Great jobs report doesn't fully reflect coronavirus outbreak

The latest jobs report looks great, but the data was compiled before the coronavirus outbreak started affecting the U.S. economy in earnest.
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By Steve Benen

Ahead of this morning's jobs report, most projections pointed to growth in February in the ballpark of 165,000. It looks like we did significantly better than that.

The Bureau of Labor Statistics reported this morning that the economy added 273,000 jobs last month, while the unemployment rate inched a little lower, returning to 3.5%. The revisions from December and January were also revised up quite a bit, adding 85,000 jobs to previous reporting.

The good news is, this latest jobs report looks terrific. Indeed, between January and February, these are the best back-to-back months for job creation since 2016. The bad news is, the new report doesn't fully reflect the effect the coronavirus outbreak has had on the domestic economy. As the Wall Street Journal reported overnight, "The coronavirus outbreak likely had minimal impact, if any, on the U.S. job market in February. Companies by and large were surveyed about their employee head count before the virus became an escalating U.S. concern."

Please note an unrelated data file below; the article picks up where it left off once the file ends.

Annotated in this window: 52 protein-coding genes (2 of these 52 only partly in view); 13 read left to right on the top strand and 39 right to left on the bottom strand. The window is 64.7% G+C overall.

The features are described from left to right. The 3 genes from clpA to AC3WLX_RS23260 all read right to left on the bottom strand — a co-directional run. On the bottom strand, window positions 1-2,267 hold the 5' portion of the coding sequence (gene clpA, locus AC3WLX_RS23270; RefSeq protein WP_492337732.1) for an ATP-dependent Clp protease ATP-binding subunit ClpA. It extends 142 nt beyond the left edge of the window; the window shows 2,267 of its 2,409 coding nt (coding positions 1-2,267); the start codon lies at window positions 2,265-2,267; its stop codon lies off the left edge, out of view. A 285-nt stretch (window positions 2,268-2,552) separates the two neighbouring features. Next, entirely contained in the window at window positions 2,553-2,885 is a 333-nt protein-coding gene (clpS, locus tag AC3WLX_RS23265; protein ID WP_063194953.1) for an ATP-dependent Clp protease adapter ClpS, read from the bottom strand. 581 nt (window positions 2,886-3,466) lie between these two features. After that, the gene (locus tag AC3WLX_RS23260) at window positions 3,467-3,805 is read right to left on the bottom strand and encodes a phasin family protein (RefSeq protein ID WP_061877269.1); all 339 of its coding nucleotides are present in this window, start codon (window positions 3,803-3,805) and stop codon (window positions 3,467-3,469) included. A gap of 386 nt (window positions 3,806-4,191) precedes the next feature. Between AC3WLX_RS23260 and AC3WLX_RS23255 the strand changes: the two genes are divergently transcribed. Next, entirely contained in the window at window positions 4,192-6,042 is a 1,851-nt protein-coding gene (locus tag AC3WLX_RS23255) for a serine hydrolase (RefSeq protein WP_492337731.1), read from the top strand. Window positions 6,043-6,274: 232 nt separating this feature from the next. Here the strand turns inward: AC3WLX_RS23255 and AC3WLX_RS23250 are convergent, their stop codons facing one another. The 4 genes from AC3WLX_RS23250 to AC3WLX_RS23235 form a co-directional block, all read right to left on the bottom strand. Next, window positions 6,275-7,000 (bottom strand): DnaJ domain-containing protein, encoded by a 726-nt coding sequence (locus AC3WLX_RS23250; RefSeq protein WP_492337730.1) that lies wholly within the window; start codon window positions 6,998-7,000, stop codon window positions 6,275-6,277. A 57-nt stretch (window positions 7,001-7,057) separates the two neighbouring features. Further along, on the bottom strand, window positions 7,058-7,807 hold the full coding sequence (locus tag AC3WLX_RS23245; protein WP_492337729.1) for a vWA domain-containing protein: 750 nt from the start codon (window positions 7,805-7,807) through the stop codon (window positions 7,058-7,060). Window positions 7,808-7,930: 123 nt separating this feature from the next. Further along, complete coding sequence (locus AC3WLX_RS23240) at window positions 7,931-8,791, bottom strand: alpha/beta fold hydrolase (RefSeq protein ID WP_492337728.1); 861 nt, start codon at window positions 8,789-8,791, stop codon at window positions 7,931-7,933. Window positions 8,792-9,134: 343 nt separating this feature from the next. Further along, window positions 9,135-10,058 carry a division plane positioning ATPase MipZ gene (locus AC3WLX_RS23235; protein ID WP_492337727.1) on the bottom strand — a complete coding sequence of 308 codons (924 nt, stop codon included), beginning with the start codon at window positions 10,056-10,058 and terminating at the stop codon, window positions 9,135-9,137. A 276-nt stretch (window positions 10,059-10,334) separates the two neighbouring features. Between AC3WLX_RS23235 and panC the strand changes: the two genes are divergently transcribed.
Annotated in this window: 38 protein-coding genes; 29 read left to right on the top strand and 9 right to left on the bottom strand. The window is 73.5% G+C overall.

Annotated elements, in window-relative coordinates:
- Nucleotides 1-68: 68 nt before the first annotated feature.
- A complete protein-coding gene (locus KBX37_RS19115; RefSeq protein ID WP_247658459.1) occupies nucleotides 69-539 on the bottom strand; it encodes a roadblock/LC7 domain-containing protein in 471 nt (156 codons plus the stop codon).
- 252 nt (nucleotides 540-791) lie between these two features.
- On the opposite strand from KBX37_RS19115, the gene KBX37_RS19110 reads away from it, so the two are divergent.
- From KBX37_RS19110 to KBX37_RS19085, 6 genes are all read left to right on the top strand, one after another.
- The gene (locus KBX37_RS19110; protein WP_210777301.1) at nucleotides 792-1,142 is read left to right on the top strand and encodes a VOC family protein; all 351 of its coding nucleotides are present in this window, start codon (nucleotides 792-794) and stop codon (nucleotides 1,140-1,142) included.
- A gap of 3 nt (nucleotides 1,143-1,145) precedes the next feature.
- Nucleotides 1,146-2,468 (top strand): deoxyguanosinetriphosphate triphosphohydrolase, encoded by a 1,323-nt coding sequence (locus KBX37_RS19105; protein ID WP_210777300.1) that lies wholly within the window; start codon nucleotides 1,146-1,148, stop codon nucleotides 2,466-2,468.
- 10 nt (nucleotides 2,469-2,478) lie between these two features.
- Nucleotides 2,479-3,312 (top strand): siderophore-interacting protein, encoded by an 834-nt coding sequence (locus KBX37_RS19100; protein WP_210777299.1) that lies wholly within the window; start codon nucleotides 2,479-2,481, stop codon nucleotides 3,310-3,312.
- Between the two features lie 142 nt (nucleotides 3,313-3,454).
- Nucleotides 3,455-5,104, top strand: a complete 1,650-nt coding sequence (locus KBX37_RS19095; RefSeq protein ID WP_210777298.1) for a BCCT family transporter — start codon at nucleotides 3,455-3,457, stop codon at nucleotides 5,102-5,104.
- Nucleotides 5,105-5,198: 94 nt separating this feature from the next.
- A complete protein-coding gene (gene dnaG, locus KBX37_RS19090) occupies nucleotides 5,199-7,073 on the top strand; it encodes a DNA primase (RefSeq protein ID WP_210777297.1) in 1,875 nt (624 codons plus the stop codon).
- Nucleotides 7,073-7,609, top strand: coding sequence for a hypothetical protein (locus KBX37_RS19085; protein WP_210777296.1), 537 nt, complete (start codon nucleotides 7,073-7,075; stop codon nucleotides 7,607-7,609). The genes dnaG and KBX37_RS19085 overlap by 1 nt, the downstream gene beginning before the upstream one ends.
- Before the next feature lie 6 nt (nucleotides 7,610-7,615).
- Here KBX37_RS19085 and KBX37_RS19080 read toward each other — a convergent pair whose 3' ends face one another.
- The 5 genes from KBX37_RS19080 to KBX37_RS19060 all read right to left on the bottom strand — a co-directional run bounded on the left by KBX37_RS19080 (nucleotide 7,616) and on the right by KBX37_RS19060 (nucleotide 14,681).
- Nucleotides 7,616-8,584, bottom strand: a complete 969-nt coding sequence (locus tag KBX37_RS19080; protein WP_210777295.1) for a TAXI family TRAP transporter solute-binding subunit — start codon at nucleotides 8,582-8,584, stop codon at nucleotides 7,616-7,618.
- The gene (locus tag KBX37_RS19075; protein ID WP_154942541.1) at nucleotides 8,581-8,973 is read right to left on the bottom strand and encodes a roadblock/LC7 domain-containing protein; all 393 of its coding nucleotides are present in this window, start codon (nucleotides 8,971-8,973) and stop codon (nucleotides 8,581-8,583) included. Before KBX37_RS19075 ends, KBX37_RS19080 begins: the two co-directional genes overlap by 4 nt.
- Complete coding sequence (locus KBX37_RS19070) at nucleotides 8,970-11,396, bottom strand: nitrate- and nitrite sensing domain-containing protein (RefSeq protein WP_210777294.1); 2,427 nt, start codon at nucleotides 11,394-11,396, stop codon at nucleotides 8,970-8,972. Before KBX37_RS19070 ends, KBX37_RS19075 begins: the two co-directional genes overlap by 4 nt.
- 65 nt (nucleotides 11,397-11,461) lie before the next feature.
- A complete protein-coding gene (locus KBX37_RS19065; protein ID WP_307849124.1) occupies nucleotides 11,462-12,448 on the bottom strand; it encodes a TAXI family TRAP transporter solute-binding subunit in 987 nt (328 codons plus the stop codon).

We'll get a better sense of the virus' impact on job creation in the coming months.

As for the political implications, Trump has now been in office for 37 full months -- February 2017 through February 2020 -- and in that time, the economy has created 6.92 million jobs. In the 37 months preceding Trump's presidency -- January 2014 to January 2017 -- the economy created 8.25 million jobs.

As regular readers know, some have asked what would happen if we looked at the same numbers, but assigned the job totals from January 2017 to Trump, even though Obama was president for most of the month. On balance, I think that paints a misleading picture, but it doesn't change the underlying dynamic: if we applied jobs from January 2017 to Trump and compared the last 38 months to the previous 38 months, job totals still slowed from 8.40 million to 7.10 million.

The White House, meanwhile, believes we should actually start the clock for Trump at November 2016 -- the month of the Republican's election -- and apply the jobs created during the final months of the Obama era to the current Republican president. But that still doesn't help: if we compare the last 40 months to the previous 40 months, job totals slowed from 8.79 million to 7.48 million.

Trump continues to tell the world that he's overseeing the strongest domestic job growth in American history, which is plainly false. What's more, the White House has not yet offered an explanation for why job growth has slowed since Trump took office.

Above you'll find the chart I run every month, showing monthly changes in total jobs since the start of the Great Recession. The image makes a distinction: red columns point to monthly changes under the Bush and Trump administrations, while blue columns point to monthly job changes under the Obama administration.